The poster for The Belko Experiment plainly promises a “Office Space meets Battle Royale” genre mashup and that five-word descriptor might as well serve as the film’s IMDb plot synopsis. A Columbian office building staffed with mostly foreign, English-speaking workers is shut down by mysterious, off-screen forces who prevent escape for the employees trapped within by barricading all doors & windows. The imprisoned population is instructed over an intercom to murder thirty of their own coworkers within a certain timeframe or sixty will be killed as punishment. Non-compliance means that participants’ heads will be exploded by a remotely detonated bomb. Of course, grabs for power arise within the group as former bosses attempt to pull rank among their now-equal employees and “fire” them with the aid of the security guard’s firearms. Our hero (10 Cloverfield Lane‘s John Gallagher Jr.) attempts to put an end to this disgusting, brutally violent mode of corporate ladder-climbing early & often with rationalized pleas for peace, but the killings continue anyway. As the experiment goes on it becomes apparent that no character, no matter how harmless or affable, is safe from being murdered in cold blood and that this is the kind of nihilistic exploitation exercise that deliberately avoids any possible chance of a “happy” ending.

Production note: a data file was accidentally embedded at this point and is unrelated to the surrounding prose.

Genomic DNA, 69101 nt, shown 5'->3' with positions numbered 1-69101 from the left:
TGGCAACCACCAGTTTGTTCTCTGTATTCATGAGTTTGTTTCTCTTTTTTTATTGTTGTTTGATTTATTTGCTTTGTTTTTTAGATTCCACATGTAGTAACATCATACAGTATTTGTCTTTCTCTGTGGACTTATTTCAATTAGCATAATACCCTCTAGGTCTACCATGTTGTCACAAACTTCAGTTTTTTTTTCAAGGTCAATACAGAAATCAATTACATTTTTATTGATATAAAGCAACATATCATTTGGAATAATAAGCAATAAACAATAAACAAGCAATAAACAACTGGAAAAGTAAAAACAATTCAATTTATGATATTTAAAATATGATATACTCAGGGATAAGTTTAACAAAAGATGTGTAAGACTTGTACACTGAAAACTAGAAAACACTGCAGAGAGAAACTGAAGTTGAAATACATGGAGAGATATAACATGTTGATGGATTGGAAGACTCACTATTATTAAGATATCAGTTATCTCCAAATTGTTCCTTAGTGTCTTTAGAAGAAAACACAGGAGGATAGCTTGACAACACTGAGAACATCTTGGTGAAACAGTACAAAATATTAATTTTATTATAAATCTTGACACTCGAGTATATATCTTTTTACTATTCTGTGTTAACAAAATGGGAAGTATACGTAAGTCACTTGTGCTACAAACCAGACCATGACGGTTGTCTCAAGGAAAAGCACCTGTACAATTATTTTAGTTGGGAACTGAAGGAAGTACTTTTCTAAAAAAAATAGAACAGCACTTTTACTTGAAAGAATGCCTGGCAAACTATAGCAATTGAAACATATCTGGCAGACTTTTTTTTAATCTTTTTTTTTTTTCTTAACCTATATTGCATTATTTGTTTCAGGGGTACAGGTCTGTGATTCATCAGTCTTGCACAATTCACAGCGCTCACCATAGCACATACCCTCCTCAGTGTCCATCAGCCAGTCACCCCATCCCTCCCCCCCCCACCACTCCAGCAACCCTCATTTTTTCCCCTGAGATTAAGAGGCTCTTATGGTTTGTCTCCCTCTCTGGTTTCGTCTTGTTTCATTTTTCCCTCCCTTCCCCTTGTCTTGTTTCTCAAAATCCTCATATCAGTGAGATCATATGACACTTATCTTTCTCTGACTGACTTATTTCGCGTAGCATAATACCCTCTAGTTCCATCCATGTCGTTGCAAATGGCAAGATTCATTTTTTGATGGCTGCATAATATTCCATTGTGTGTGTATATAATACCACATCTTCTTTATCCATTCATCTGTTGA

This high-concept premise makes The Belko Experiment out to be something like a bloodier, corporate-set version of the recent sci-fi cheapie Circle. It initially traffics in the same social science philosophy in rationalizing who “deserves” to survive and what makes one life more “worthwhile” than another (youth, parenting, wealth, etc.), but honestly that’s far from its #1 concern. Mostly, Gunn just tries to have fun with his eighty or so archetype characters that populate the Columbian office building setting by strategically ending their lives for maximum comedic shock value. It’s clearly a video game-style premise, with explicit rules & objectives set by an off-screen gamemaster, but the film does manage to squeeze a few good corporate satire jabs out of the format. I was especially tickled by the way the basic concept of productivity quotas & metrics that drive capitalist enterprise were translated directly into lives lost in the film’s ridiculous dog-eat-dog fight for survival. There are some Trump-like platitudes about how to survive in the business world like, “We have to be bold here. This is not a time for timidity,” and some music choices like an elevator-friendly, Spanish-language version of “I Will Survive” that also got a good chuckle out of me. The Belko Experiment excels when it jokingly focuses on its fictional company’s eerie slogan, “Business without boundaries,” and in other jabs at corporate office culture, but not so much when it asks big questions like whether it’s best to futilely attempt to save everyone or strive for the seemingly more attainable goal of just saving yourself.